Defaults in Design

Starting the series back up on the subject of defaults, I spent some time thinking about how the limits imposed on the work we do ultimately influence our work’s form.


Though we’re the designers, and we make the stuff look the way it does, a flip-through sampling of the pages of any advertising or design annual from the last fifty years will reveal its decade of origin—not by looking at the cover, or even the content, but just by examining the processes used. I say limits meaning both those we prescribe and the external constraints imposed by the job or environment. Sibylle Hagmann gave a great talk at TYPO San Francisco on advertising design in the GDR (Germany behind the Iron Curtain) where she pointed out that it was the great shortage of material related to typesetting and design production that led to the development of manual processes and a diversity of interesting and highly refined illustration and lettering styles.

IMG_7027-530x353Sibylle Hagmann speaking on Typography and Culture; Photo by Amber Gregory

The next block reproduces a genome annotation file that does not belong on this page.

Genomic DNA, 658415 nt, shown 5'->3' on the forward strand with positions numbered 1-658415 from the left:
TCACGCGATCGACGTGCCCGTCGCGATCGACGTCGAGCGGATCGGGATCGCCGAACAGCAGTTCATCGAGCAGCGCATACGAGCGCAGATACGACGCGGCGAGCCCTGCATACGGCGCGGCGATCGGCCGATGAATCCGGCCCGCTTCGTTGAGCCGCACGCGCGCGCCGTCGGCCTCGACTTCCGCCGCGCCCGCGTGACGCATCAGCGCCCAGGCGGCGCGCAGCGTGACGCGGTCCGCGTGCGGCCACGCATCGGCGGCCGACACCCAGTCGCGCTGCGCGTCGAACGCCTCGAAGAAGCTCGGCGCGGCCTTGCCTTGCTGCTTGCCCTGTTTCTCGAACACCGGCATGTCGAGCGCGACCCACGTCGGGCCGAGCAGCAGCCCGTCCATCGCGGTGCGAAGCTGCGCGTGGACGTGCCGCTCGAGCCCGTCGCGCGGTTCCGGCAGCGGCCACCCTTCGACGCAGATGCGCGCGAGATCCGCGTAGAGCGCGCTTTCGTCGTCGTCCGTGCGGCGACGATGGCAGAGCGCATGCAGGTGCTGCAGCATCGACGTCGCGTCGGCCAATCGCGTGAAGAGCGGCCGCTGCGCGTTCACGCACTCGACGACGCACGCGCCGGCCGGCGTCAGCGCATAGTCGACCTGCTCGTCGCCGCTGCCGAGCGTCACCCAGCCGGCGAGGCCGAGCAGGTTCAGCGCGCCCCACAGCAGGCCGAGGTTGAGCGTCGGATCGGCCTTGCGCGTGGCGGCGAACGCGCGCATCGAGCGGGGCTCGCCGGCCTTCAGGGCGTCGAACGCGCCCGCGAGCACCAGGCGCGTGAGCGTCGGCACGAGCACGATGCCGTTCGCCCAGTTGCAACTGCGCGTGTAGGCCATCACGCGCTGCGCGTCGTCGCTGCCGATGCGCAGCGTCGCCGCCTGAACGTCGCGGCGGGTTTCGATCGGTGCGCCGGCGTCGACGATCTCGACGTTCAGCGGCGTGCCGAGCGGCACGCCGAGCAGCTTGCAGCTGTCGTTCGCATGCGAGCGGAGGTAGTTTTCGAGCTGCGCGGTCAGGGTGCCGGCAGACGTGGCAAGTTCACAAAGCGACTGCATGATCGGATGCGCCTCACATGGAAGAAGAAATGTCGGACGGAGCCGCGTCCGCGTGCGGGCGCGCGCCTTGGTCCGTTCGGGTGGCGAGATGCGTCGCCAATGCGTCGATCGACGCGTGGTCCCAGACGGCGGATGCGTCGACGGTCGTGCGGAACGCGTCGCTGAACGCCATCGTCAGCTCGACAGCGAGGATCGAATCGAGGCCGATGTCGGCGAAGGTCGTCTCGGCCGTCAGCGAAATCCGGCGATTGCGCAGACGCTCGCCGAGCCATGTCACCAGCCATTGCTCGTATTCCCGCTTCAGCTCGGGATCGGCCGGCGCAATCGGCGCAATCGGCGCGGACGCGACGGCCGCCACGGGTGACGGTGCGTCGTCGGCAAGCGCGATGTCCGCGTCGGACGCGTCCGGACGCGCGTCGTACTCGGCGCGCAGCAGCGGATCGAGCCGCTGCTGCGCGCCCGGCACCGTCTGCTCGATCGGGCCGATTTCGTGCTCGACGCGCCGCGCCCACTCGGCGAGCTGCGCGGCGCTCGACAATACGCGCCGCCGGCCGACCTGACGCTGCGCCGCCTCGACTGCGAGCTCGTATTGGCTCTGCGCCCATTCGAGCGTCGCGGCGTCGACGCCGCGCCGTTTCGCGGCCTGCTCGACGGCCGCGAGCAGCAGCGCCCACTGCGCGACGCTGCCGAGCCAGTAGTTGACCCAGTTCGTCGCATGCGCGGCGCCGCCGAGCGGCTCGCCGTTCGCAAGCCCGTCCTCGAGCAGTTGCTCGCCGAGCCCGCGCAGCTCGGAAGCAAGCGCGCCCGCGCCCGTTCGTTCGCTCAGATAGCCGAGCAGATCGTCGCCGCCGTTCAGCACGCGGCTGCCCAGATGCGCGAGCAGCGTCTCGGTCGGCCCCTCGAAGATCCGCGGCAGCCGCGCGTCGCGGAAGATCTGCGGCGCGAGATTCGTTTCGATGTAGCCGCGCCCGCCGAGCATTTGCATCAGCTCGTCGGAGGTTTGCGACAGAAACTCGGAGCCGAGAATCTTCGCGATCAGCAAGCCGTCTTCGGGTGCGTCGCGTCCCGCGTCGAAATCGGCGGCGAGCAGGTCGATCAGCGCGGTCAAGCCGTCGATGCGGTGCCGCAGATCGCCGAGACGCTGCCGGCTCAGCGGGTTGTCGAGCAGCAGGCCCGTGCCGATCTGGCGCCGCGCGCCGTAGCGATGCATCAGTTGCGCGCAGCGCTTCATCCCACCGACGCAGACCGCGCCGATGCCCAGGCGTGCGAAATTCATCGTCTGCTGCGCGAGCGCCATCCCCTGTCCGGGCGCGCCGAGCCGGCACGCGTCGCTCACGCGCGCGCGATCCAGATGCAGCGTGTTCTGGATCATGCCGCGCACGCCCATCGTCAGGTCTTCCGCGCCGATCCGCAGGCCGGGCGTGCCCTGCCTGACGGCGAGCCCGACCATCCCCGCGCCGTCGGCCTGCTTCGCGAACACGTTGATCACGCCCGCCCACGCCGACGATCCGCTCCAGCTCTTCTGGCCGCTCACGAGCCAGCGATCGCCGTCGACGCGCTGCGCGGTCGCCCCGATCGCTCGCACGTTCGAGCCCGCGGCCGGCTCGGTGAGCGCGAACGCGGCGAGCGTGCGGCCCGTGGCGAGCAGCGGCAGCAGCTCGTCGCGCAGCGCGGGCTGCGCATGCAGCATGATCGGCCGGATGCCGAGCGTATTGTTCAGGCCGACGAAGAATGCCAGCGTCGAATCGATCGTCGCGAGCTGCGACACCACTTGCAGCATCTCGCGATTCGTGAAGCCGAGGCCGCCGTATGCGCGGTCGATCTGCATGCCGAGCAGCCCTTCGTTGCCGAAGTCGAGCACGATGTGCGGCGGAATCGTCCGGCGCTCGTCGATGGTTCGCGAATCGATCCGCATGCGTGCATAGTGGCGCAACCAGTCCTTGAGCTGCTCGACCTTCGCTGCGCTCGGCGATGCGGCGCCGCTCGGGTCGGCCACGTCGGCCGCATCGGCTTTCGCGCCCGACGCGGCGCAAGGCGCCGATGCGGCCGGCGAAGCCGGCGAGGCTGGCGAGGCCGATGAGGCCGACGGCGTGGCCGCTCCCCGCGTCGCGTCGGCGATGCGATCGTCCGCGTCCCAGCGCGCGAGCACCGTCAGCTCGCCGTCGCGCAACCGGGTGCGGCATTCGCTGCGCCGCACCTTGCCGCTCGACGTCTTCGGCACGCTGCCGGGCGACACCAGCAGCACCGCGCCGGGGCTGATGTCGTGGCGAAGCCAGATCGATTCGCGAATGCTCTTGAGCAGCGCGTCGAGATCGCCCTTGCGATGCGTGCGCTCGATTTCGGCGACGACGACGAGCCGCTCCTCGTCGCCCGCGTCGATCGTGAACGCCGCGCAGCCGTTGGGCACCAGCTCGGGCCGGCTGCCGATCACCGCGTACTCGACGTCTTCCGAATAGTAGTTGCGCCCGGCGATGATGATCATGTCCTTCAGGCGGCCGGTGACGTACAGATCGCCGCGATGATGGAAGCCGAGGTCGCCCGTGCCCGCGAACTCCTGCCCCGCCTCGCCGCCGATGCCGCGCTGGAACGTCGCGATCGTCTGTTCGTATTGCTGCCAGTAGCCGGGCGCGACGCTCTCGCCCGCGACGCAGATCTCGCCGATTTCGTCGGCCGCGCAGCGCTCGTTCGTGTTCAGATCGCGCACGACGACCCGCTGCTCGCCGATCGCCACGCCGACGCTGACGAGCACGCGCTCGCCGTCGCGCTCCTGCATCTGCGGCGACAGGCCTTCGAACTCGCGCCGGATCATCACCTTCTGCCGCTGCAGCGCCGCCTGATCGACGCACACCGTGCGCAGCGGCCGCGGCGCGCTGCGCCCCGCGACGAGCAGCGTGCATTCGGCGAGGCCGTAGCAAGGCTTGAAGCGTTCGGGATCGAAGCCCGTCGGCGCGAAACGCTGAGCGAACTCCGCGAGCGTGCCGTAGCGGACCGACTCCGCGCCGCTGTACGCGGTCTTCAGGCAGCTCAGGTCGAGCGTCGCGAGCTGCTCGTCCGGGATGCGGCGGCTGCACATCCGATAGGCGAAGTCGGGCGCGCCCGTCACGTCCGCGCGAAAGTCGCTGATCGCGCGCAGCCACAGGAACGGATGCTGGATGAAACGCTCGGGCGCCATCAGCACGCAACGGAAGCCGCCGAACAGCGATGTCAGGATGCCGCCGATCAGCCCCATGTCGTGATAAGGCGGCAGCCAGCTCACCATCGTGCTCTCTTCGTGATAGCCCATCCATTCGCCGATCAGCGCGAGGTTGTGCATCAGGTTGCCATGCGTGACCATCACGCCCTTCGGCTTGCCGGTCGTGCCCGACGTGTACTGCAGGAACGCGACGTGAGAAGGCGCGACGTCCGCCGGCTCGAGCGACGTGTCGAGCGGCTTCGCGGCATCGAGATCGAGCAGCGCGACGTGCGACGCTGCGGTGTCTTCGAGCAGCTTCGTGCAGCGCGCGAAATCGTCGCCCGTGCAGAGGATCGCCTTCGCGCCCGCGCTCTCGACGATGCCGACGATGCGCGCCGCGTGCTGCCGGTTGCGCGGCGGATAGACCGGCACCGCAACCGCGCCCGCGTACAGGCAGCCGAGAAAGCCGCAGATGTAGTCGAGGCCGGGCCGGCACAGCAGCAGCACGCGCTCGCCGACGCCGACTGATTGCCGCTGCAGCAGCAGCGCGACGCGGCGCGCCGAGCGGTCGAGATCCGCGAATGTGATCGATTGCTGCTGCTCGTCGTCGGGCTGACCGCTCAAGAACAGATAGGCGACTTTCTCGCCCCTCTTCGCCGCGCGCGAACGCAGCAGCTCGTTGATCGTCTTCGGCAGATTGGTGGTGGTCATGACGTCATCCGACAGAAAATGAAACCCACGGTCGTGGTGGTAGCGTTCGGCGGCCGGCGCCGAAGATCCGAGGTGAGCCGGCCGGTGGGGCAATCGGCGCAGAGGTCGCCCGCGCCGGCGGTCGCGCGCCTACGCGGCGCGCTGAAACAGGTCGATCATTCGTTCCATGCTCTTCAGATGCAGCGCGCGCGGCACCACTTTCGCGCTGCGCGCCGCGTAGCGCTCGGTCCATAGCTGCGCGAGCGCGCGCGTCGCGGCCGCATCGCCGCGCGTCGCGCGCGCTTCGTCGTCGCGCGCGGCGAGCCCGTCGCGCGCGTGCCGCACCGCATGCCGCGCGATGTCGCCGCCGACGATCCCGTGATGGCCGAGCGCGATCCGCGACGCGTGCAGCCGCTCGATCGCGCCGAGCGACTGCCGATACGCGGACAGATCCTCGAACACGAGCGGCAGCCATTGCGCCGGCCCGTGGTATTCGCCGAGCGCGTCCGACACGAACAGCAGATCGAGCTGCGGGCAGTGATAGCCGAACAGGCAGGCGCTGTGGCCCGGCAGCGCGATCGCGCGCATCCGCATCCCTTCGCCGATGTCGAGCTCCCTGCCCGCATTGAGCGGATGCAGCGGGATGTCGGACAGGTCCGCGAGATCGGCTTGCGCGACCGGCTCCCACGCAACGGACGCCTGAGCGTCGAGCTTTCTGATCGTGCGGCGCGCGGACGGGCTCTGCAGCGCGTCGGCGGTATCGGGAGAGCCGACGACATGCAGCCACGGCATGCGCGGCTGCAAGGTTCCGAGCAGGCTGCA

Seeing how an entire subgenre of design grew out of a set of constraints further opened my eyes to the idea that the look and function of our work is largely a matter of the defaults we accept. And that learning to recognize the previously unconscious decisions we make both frees us and constrains us to use and invent new processes and to be aware of the effects of our choosing.

To introduce a more practical side to this discussion, I thought it would be interesting to look specifically at the defaults I accept, so, over the course of the next few weeks I’ll walk through some InDesign, Illustrator, and HTML/CSS defaults I find handy, as well as touch on some manual processes I go through when designing for screen and print.

That’s all. Thanks to Kent Lew’s Whitman Display for setting the title. Catch the first iteration on defaults here next Thursday. This is Using Type.

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